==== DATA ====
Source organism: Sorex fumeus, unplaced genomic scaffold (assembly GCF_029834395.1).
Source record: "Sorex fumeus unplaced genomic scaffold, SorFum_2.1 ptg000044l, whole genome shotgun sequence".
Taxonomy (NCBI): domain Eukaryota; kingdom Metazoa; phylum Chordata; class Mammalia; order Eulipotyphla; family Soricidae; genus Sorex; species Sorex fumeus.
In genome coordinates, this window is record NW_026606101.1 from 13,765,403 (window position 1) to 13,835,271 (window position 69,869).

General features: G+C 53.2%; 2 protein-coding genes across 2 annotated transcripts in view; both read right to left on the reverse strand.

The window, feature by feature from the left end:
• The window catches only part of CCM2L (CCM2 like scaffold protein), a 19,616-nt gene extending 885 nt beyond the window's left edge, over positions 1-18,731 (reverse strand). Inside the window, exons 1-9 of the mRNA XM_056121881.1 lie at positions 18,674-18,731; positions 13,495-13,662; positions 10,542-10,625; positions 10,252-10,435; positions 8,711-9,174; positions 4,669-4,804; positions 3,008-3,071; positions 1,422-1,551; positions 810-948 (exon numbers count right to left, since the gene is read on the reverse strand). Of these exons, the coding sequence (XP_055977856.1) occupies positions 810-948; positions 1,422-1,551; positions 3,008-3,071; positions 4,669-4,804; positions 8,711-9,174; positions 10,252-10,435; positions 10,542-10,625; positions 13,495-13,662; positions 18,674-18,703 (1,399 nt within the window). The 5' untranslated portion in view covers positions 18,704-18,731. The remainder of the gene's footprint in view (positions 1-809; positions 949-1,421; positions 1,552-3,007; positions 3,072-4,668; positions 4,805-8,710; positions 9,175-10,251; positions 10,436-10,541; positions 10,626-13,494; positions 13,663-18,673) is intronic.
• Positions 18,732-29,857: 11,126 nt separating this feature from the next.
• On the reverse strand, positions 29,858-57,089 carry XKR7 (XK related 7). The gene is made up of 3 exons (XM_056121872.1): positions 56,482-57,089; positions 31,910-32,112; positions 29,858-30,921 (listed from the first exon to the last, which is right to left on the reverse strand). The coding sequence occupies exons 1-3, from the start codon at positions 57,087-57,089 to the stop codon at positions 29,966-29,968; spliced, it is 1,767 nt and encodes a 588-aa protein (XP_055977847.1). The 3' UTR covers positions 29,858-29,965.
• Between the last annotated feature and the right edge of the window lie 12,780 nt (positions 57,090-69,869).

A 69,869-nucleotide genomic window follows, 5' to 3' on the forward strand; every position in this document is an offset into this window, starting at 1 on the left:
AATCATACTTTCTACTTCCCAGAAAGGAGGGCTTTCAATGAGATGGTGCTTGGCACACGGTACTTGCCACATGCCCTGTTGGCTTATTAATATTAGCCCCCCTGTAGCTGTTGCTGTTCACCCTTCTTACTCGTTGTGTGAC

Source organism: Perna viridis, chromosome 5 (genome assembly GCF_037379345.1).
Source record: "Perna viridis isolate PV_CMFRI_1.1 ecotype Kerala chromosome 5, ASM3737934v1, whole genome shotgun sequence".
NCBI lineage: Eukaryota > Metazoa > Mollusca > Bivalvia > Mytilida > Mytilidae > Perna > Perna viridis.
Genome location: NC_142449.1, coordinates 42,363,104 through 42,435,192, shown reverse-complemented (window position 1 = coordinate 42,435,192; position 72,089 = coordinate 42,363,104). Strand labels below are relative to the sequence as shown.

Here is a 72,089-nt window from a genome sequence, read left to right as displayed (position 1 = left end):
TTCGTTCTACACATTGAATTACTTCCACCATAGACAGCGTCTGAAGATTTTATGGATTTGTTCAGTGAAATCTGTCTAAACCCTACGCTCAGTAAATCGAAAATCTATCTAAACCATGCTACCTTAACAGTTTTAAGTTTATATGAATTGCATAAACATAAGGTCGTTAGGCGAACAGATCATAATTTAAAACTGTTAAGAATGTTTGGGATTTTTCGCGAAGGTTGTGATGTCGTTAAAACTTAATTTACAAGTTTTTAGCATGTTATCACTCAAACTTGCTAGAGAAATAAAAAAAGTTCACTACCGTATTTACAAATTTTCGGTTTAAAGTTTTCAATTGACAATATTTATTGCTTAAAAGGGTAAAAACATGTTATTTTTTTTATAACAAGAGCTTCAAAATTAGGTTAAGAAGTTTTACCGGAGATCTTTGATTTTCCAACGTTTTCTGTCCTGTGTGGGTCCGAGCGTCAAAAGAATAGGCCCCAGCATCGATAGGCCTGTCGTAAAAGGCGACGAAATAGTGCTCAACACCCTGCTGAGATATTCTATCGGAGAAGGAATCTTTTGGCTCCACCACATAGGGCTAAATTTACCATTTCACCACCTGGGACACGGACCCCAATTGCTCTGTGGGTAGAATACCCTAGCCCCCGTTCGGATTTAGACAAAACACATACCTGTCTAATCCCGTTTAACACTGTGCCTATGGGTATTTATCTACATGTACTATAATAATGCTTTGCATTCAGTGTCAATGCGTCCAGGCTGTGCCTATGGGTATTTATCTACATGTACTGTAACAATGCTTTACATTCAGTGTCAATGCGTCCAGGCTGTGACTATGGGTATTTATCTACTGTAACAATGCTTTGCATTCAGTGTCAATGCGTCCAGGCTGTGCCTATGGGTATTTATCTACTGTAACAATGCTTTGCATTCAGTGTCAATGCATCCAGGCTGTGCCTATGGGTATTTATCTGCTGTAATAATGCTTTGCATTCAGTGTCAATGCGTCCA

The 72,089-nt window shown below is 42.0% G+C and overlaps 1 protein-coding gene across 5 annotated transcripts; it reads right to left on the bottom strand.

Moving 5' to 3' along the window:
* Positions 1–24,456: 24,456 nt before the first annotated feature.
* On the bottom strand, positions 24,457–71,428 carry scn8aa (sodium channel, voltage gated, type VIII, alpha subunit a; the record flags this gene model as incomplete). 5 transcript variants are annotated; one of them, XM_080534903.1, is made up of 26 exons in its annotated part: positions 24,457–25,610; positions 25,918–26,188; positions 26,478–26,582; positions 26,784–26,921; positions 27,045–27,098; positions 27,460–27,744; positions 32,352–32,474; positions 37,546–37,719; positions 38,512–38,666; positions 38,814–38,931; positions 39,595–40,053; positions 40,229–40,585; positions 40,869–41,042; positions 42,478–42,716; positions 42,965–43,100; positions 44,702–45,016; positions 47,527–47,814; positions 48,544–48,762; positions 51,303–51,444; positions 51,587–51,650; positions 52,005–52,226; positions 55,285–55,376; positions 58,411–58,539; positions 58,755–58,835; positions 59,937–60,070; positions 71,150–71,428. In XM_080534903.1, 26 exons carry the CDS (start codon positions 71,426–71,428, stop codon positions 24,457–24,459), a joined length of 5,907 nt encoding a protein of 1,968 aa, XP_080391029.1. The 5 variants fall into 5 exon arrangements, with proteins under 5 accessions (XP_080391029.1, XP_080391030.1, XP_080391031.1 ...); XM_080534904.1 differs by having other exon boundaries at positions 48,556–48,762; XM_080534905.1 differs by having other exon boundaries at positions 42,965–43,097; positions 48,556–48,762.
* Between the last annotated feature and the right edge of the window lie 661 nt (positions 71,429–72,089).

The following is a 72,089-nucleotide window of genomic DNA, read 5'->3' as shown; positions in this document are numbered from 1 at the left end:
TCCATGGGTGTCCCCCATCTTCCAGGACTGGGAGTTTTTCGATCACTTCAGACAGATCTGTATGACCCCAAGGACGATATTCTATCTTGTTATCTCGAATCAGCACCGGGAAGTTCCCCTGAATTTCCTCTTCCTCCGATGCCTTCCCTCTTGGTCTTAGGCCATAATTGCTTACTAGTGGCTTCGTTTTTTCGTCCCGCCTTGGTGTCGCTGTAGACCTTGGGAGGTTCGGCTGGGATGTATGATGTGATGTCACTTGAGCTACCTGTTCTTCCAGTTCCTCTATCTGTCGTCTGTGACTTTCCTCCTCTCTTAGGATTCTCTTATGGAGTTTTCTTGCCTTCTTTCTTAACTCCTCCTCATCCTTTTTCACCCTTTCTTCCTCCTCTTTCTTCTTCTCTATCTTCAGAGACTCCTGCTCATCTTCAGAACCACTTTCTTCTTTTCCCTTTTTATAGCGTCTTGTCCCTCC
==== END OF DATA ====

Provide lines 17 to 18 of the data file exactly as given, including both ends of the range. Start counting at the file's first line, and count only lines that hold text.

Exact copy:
Here is a 72,089-nt window from a genome sequence, read left to right as displayed (position 1 = left end):
TTCGTTCTACACATTGAATTACTTCCACCATAGACAGCGTCTGAAGATTTTATGGATTTGTTCAGTGAAATCTGTCTAAACCCTACGCTCAGTAAATCGAAAATCTATCTAAACCATGCTACCTTAACAGTTTTAAGTTTATATGAATTGCATAAACATAAGGTCGTTAGGCGAACAGATCATAATTTAAAACTGTTAAGAATGTTTGGGATTTTTCGCGAAGGTTGTGATGTCGTTAAAACTTAATTTACAAGTTTTTAGCATGTTATCACTCAAACTTGCTAGAGAAATAAAAAAAGTTCACTACCGTATTTACAAATTTTCGGTTTAAAGTTTTCAATTGACAATATTTATTGCTTAAAAGGGTAAAAACATGTTATTTTTTTTATAACAAGAGCTTCAAAATTAGGTTAAGAAGTTTTACCGGAGATCTTTGATTTTCCAACGTTTTCTGTCCTGTGTGGGTCCGAGCGTCAAAAGAATAGGCCCCAGCATCGATAGGCCTGTCGTAAAAGGCGACGAAATAGTGCTCAACACCCTGCTGAGATATTCTATCGGAGAAGGAATCTTTTGGCTCCACCACATAGGGCTAAATTTACCATTTCACCACCTGGGACACGGACCCCAATTGCTCTGTGGGTAGAATACCCTAGCCCCCGTTCGGATTTAGACAAAACACATACCTGTCTAATCCCGTTTAACACTGTGCCTATGGGTATTTATCTACATGTACTATAATAATGCTTTGCATTCAGTGTCAATGCGTCCAGGCTGTGCCTATGGGTATTTATCTACATGTACTGTAACAATGCTTTACATTCAGTGTCAATGCGTCCAGGCTGTGACTATGGGTATTTATCTACTGTAACAATGCTTTGCATTCAGTGTCAATGCGTCCAGGCTGTGCCTATGGGTATTTATCTACTGTAACAATGCTTTGCATTCAGTGTCAATGCATCCAGGCTGTGCCTATGGGTATTTATCTGCTGTAATAATGCTTTGCATTCAGTGTCAATGCGTCCA